What side will the “reform” advocates take?
"Reform" advocates often claim that trial lawyers and the lawsuits they file prevent many people from getting access to needed medicines. Supposedly, the threat of product liability lawsuits is so scary that pharmaceuticals aren't releasing perfectly safe drugs. To hear them tell it, "reformers" are actually consumer advocates, working to ensure more people have access to better medications.
If increasing access to medications is one of their goals, I would hope that "reform" advocates will work to end the practice of "reverse payments" or "reverse settlements" in the pharmaceutical industry. Reverse payments allow large pharmaceuticals to pay their competitors not to bring generic drugs to market. Here are some relevant articles about the practice:
"To qualify for the program [The program that simplifies the approval process for generic drugs. - Justinian], however, the generic lab must show that the original drug's patent is either expired or invalid. When generic labs opting for the latter route -- known as "Paragraph IV certification," after the section of the application attesting to the patent's invalidity -- file their ANDA, they automatically create a patent-infringement cause of action against them by the pioneer drug company. In return for imposing the burden of litigating that patent's validity on a generic manufacturer, the Hatch-Waxman Act rewards it with a 180-day exclusivity period so that it can get a jump on other generic labs if the patent is declared invalid.
If the pioneer company is insecure about the validity of its patent, it may simply choose to reach a "reverse settlement" with the generic entrant -- i.e., it pays the generic manufacturer to drop the case and agree not to bring the generic version to market. An arrangement of this sort between pharmaceutical giant Zeneca and generic manufacturer Barr Laboratories is at the heart of a case up for consideration on Friday by the Court, Joblove v. Barr Labs (No. 06-830). At issue is the patent for tamoxifen, a drug used to treat breast cancer that has become the most widely used cancer drug in the world." (Emphasis in original.)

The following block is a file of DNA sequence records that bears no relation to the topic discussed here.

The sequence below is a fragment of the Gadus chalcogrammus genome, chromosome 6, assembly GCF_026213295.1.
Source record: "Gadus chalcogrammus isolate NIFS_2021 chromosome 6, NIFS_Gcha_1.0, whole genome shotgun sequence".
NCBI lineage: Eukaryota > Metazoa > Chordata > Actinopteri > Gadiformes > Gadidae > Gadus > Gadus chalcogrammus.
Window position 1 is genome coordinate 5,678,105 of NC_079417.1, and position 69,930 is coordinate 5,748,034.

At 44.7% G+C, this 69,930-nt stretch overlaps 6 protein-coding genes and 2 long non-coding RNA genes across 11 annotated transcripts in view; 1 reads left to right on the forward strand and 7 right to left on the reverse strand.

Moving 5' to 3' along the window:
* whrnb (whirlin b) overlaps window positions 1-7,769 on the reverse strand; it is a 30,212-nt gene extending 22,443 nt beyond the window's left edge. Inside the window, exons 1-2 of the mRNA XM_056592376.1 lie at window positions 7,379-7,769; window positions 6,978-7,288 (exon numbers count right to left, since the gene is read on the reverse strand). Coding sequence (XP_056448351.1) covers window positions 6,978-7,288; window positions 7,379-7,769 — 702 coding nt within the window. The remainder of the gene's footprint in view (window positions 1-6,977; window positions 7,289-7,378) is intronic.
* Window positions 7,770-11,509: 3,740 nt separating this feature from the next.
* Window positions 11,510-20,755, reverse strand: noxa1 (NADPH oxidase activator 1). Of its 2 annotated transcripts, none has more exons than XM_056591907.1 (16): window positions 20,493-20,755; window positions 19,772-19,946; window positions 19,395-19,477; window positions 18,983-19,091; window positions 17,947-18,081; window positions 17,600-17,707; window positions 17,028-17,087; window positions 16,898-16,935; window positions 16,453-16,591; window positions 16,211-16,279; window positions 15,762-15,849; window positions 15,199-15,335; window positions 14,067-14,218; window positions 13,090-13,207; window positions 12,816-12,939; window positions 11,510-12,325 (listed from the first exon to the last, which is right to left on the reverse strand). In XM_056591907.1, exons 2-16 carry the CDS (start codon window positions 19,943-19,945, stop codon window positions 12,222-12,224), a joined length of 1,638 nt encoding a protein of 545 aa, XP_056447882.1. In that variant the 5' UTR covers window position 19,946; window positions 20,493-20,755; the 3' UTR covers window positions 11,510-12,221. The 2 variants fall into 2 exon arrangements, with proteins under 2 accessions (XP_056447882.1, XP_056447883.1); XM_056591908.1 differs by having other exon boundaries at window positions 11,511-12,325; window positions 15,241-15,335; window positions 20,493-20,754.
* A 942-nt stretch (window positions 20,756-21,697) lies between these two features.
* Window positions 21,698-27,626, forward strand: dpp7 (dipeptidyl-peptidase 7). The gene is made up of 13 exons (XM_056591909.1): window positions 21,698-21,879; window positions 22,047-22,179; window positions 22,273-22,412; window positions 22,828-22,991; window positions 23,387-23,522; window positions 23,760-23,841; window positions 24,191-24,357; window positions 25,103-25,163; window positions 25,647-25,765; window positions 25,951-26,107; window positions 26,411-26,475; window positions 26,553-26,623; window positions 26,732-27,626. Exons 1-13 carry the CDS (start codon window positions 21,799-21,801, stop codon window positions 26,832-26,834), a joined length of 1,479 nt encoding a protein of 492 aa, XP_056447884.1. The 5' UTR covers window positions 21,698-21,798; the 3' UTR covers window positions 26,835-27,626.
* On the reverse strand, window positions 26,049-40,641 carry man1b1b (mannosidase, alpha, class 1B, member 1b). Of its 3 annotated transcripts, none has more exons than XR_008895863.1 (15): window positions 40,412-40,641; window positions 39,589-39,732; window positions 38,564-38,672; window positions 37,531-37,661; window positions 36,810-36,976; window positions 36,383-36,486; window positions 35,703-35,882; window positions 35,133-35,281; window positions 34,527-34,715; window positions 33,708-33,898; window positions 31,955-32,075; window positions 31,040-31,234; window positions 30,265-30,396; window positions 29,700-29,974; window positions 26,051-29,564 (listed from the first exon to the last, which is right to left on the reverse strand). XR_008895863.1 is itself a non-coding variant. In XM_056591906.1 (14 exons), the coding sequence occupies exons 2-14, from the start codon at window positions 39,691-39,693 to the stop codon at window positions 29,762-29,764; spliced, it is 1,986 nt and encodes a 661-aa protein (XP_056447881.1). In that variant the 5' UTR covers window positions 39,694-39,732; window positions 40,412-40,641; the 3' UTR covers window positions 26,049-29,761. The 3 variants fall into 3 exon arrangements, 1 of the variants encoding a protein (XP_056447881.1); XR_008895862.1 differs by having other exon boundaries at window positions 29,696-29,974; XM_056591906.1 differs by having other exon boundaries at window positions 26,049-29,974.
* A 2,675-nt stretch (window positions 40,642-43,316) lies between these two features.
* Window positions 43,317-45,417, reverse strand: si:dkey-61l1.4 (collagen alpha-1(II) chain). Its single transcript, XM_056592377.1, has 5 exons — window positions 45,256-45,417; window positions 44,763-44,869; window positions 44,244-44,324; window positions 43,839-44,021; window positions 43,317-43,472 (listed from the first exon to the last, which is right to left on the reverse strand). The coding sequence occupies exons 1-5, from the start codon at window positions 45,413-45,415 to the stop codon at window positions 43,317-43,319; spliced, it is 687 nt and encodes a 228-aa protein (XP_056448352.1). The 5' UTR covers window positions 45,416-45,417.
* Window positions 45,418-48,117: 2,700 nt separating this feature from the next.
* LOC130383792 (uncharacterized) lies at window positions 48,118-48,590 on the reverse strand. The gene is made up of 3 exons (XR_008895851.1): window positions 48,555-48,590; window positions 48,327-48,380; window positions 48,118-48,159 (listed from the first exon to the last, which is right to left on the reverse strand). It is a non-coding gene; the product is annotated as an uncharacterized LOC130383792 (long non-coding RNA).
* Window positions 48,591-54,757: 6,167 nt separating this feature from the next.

"AstraZeneca paid Barr $56.9 million to delay its generic version of the breast-cancer drug Tamoxifen, and supplied Barr with Tamoxifen for resale in the US under a royalty arrangement."
Conveniently, Philip Brooks already emphasized a very important part of his article. The Hatch-Waxman encourages generic drug manufacturers to bring patent challenges, because if the challenge is successful, the generic manufacturer is rewarded with a six-month period of time in which it will be the only manufacturer allowed to market the generic drug in question. This is a strong incentive for generic manufacturers to bring patent challenges - which is good for consumers as it leads to cheaper generic drugs. But it is unquestionably bad for consumers when pharmaceuticals are allowed to bribe generic manufacturers to keep their factories idle.
It will be interesting to see how the Supeme Court resolves the Barr Laboratories case. Even if the Court continues to allow these bribes, the practice still may be doomed:
"The Senate Judiciary Committee today passed a bill that takes aim at the growing problem of brand-name drug manufacturers using pay-off agreements to delay the public’s access to generic medicines. The bipartisan Preserve Access to Affordable Generics Act (S. 316) would prohibit brand-name drug companies from exploiting a loophole in the Hatch-Waxman Act to pay generic drug companies to delay entry of new generic medicines into the market." (Emphasis in original.)
Groups like the American Tort Reform Association are generously funded by the drug manufacturers who bribe their competitors. Will the ATRA bite the hand that feeds it and prove they really are consumer advocates and oppose the loophole? Or will they show their true color is green and support the "right" of their funders to deny people access to lifesaving medications? If the latter, I would hope the ATRA will have the integrity not to accuse trial lawyers of denying consumers access to the medications the ATRA's funders are spending millions to keep off the market.